“They had already learned from the tragedy of their mothers, absentee prom dates and fathers. It would take Gritboy a long time to pay for the crimes of his gender.”
The girls crave stimuli. Her crowd doesn’t look for work, or else they don’t care about their jobs. But Carrotgirl’s apartment is immaculate—with porcelain carrots hung from the ceiling and formica turnips polished in a painted bowl. She has a famous foul mouth and backlog of dick jokes.
“When they ran out of alcohol Carrotgirl devised impossible intricate schemes to find more, and if she didn’t sweet jeez she was like a freckled powerhouse on a course of rampant destruction. She lined her bike basket with flowers and smelled like strawberries but once she’d punched a guy outside a liquor store and he’d stayed down.”
Some Girls Do reads like candy, but offers philosophical tidbits and personal revelations. ‘It’s hard to believe good things about yourself until someone else says them about you.’ Not Freud, but helpful. ‘The end of love felt more than being in it’. While it provides a window into a directionless generation at large, Some Girls Do takes us inside the workings of the all-girl posse—for anyone who wants to go.
“Girls should read it,” said McWhirter in a CBC interview. “Girls today need more unity.” 1-55192-459-5 (2003)
[Spring 2003 BCBW]
Five Little Bitches by Teresa McWhirter (Anvil Press $20)
Teresa Mcwhirter’s fourth novel, Five Little Bitches is a Hard Core Logo-like travelogue.
We hit the road and the bottle and rock bottom with four female members of a punk band, Wet Leather, as well as one band member’s estranged friend.
Having kicked drug addictions and other self-destructive behaviour, the estranged friend becomes their mother, big sister and landlord.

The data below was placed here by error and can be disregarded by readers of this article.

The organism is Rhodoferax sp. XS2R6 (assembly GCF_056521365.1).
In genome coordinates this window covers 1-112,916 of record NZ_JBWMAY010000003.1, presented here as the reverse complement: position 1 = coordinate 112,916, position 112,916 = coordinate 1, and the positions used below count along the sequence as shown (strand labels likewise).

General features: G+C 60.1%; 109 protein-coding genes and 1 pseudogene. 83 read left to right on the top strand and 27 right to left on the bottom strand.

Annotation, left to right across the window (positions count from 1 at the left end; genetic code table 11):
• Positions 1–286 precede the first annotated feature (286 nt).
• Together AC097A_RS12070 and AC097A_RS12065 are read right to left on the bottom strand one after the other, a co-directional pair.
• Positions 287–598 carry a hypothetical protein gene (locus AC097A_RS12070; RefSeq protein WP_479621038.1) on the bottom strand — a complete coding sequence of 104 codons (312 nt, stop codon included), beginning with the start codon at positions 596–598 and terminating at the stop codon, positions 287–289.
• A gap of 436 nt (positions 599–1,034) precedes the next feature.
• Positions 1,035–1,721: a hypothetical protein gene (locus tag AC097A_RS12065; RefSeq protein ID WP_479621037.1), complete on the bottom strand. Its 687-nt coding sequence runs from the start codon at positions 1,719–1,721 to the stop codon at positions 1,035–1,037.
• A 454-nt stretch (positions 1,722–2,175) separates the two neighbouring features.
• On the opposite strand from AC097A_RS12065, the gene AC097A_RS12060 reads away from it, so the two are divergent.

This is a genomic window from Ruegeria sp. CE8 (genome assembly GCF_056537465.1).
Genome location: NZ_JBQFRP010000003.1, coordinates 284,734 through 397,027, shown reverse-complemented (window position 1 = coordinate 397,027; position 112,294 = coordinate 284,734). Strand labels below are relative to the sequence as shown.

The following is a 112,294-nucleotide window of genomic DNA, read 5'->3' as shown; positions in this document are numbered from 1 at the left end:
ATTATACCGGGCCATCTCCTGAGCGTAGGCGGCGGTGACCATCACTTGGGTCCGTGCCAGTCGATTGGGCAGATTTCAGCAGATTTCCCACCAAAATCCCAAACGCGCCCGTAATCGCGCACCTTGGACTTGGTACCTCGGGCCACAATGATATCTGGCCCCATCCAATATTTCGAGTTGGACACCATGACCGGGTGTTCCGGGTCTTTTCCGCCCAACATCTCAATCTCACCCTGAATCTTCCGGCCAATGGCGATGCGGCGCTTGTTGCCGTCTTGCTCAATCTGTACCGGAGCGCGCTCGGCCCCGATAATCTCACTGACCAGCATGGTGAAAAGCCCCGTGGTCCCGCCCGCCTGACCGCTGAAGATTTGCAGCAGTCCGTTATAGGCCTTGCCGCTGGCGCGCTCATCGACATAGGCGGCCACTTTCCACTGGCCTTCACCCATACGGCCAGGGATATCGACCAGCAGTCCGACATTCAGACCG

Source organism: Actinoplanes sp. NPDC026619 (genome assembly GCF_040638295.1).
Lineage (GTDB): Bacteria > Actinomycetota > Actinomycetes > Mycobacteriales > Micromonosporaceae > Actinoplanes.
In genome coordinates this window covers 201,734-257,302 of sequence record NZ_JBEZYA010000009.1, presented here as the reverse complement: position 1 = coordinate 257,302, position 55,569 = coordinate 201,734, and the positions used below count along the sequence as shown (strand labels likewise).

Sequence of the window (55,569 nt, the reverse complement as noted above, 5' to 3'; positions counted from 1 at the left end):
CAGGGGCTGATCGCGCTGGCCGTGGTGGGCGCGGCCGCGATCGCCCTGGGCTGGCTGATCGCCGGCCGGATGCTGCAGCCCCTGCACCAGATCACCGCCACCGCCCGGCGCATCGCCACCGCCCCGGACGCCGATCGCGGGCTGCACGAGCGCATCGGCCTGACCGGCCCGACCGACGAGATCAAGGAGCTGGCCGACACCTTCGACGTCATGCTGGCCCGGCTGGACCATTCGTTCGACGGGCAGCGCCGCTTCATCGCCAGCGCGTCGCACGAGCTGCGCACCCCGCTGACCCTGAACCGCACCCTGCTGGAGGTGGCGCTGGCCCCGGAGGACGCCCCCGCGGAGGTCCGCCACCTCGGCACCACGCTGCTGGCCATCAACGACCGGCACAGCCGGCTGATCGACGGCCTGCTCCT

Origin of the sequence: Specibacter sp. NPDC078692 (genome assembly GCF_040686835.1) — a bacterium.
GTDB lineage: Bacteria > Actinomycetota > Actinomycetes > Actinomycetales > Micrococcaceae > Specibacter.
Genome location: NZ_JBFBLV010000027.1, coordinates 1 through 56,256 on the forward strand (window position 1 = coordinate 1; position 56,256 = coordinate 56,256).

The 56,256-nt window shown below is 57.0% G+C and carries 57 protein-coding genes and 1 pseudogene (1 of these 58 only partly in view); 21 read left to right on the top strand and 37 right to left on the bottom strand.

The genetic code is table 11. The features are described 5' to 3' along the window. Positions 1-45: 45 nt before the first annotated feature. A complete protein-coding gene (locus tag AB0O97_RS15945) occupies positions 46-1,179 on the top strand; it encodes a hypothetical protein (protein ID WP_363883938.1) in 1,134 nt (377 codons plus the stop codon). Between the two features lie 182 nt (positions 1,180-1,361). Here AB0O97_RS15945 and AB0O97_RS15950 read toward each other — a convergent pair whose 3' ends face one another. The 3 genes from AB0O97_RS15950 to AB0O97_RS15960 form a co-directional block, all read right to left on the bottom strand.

It’s clear that McWhirter has toured with bands herself. She convincingly writes about Wet Leather gigs in Canada, the U.S. and Europe—leading to exhaustion, excess and exclusion in the male-dominated world of rock.
Though the storyline is at times frenetic, it captures the essence of a sub-culture.
Five Little Bitches introduces Maxine Micheline, lead singer of Wet Leather; then we meet drummer Squeaky Ladeucer, bassist Kitty Domingo and guitarist Fanta Geiger.
The foursome are authentically complex individuals that the reader can’t help but admire on one page, and revile on the next. Although she is non-judgmen-
tal, McWhirter is not averse to softening the image of a movement associated with unmitigated recklessness:
“From Fanta’s vantage point on stage left, she watches men pound each other in the crowd. A woman joins in and they pound her, too. They seem to find such joy in this violence. Though, when someone falls, everyone rushes to help them back up.”
The design of the text is as bold as its uncensored language. Every page is coloured with the chaos of punk rock shows, volatile relationships, pain, joy and humour — and illustrated with gritty black lines, graffiti art, band posters, set lists and photos.
It’s not an inspiring tale of righteous women in the 1980s who don’t wear bras or shave their armpits.
Rather, McWhirter presents women who, at times, abuse themselves and each other, and who occasionally compromise their well-being and their friendships at the promise of sex and drugs.
These are flawed, real women who are unapologetic. But as much as the characters of Five Little Bitches appear hellbent on being abrasive, this thoroughly modern feminist novel ultimately succeeds because it portrays human vulnerability.